Tony Parker buries Suns as Big Three continue to carry Spurs
SAN ANTONIO — It’s a good thing the Spurs still have three future Hall-of-Famers, because the young supporting cast has yet to make the impact most expected before the season began. But hey, it’s still very early. Also, it’s ALWAYS good to have three future Hall-of-Famers whenever you can get them.
Tony Parker scored 15 of his 20 points in the fourth quarter, including four in the final 32 seconds, and a Gerald Green three-pointer sailed long at the buzzer as the Spurs snuck out of the AT&T Center with a 99–96 victory over the Phoenix Suns. It was the second night of a back-to-back, and San Antonio is in the middle of a stretch of five games in seven nights, a situation Gregg Popovich called “ridiculous” prior to tip-off.
But they’re now 2-0 during said stretch, and at this point in what has been a tumultuous NBA season, you take the wins whenever you can get them. That doesn’t mean they always have to be very pretty, though. The narrow victory was hectic and ugly at times, but one of the things the Spurs did more often last year than in years past was grind out close games. All the close fourth quarters necessitated familiarity with different situations, and that paid off for San Antonio down the stretch.
And Pop is always tinkering. Boris Diaw got his second start of the season, but this time it was via a coaching decision, not an injury to Tim Duncan. And whether it was a matchup move or a performance-based switch, it was defensible. San Antonio’s first quarters have been dreadful thus far.
Prior to Wednesday’s game, the Spurs had posted a first-quarter average shooting percentage of 37.4 percent and and scored 75.8 points per 100 possessions. It had only been four games, but there was a trend that needed to be broken. They shot 60 percent and dished out eight assists in the first 12 minutes against the Suns. The touch-up job worked, and not just on the offensive end.
The starting lineup of Duncan, Parker, Tiago Splitter, Kawhi Leonard and Danny Green was as good a defensive five-man lineup as there was in the league last season (87.7 points allowed per 100 possession), but that hadn’t been the case through four games. This lineup owns a whopping 118.6 defensive rating in 28 minutesmore than twice as much time as the five-man lineup with the second most minutes—and it helps partially explain why San Antonio has had to battle back from so many early deficits. On top of that, this lineup is allowing opponents to shoot better than 50 percent, it’s grabbing just 63 percent of all available defensive rebounds … and it hasn’t called its mom in weeks! Just Terrible!
And as was the case through stretches of the Finals, one of the quick fixes for the Spurs defensively this season has been Diaw. His contributions on the offensive end have been documented (and they have been very good), but San Antonio’s defense was a different animal on Wednesday against the tricky Suns.
Again, Pop did some tinkering, which made for inconsistent samples. He threw out 14 different lineups in one game, and not a one played more than seven minutes together. But the starting lineup—including Diaw and sans Splitter—registered a 92.6 defensive rating, and Diaw’s individual DRtg of 93.5 was the best of the five starters. So, it worked for one night, at least.
This was a matchup with a team that’s supposed to be tanking, and without Goran Dragic in the lineup their offense is going to struggle at times. Phoenix will have some good nights along the way given all the matchup problems they cause, but they’re going to end the season as a lottery team quite easily. If they even push for a playoff spot it’s safe to say it’d be a sizable shock to most who follow the league.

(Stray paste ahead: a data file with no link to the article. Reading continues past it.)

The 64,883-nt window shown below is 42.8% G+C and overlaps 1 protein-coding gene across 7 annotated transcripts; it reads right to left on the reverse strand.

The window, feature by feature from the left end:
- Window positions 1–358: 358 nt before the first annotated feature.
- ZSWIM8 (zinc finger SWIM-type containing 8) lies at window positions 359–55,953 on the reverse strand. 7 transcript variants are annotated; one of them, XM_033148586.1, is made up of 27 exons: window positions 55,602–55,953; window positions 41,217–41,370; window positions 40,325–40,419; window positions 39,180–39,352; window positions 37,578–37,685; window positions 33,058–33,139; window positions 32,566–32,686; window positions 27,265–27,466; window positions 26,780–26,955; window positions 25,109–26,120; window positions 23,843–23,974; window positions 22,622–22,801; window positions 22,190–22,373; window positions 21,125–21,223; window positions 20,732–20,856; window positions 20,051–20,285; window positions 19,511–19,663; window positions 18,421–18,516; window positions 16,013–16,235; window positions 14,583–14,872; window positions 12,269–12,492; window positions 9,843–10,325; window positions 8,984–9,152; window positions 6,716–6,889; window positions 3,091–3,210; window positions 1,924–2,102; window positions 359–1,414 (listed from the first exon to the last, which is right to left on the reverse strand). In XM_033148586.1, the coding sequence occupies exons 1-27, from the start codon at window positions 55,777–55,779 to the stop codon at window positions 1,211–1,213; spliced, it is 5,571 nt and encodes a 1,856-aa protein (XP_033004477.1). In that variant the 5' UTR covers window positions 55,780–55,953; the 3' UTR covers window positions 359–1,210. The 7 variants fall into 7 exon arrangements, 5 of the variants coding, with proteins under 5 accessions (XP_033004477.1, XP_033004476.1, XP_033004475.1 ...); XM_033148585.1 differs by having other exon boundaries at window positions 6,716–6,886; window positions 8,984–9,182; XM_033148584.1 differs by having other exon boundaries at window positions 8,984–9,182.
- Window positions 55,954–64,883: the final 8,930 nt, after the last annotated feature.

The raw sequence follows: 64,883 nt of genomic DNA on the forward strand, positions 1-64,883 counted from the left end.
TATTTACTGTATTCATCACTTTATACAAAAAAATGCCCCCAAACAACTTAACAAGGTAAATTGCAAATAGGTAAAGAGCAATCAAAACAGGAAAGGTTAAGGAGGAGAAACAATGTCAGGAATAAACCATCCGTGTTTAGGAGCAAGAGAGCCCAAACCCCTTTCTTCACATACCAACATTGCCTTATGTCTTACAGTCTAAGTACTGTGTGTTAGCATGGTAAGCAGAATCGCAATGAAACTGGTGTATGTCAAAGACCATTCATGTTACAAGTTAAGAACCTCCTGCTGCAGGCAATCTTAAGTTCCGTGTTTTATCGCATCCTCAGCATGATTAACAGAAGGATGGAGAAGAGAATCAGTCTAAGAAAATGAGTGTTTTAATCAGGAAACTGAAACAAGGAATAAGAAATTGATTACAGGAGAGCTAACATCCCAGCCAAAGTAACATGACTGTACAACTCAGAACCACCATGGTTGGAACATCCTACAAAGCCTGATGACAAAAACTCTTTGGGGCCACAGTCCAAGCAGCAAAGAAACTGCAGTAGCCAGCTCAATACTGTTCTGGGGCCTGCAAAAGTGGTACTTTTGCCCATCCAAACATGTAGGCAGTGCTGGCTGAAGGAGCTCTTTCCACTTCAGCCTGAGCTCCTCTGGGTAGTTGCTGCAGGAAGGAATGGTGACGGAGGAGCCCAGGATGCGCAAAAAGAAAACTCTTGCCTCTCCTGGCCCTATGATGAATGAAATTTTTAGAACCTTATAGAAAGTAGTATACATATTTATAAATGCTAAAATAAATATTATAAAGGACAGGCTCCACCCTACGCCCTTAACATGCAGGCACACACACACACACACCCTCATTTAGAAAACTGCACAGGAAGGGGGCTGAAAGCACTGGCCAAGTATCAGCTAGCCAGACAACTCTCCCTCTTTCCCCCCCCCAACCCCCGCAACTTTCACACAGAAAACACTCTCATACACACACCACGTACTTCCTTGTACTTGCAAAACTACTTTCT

But, as Pop always says, that’s an NBA team. They get paychecks, too. Diaw’s production has been one of the early constants, but Green’s has been the opposite. His performance on the road trip prompted questions in the pre-game presser about his struggles, but Popovich made it clear that was the least of his worries. And Danny responded. The Spurs sharpshooter went for 19 points, five rebounds and four blocks (!!!), and he didn’t do it all from deep.
Five of Green’s eight field goals came from inside the paint, which is a major development if it comes with any regularity in the future. He scored just 75 baskets from five feet and in throughout the regular season last year, and teams have been blitzing him on the perimeter because of the difficulties he has off the dribble. But he was aggressive against Phoenix, and once he got inside he never missed a shot. His only three misses—he was 8-of-11—came from outside the 3-point line.
Little by little, maybe this team is beginning to round back into form. I say that like they aren’t already 4-1, but I digress. The problems that normal starting group are encountering defensively are probably more of a fluke than anything, given all the long-term success they experienced last season. They at least deserve the benefit of the doubt to this point. And as the systematic timing begins to sink back in, this offensive should begin to flow a little more easily. One thing’s for sure: Popovich is spreading the love around.
Parker is the only Spur to be averaging at least 30 minutes a night (33 mpg), and they’ll be looking great come playoff time if this team can continue to win while regulating minutes to this extent. Much of this has to do with Pop moving lineups around and certain players not performing well, so once the experimenting dies down I’m sure things will regulate themselves. It will be interesting to see how the Spurs respond with the Golden State Warriors in town on Friday, because we may see Diaw in the starting lineup again against a perimeter-oriented team that sits near the bottom of the league in terms of points in the paint.
Stats courtesy of NBA.com.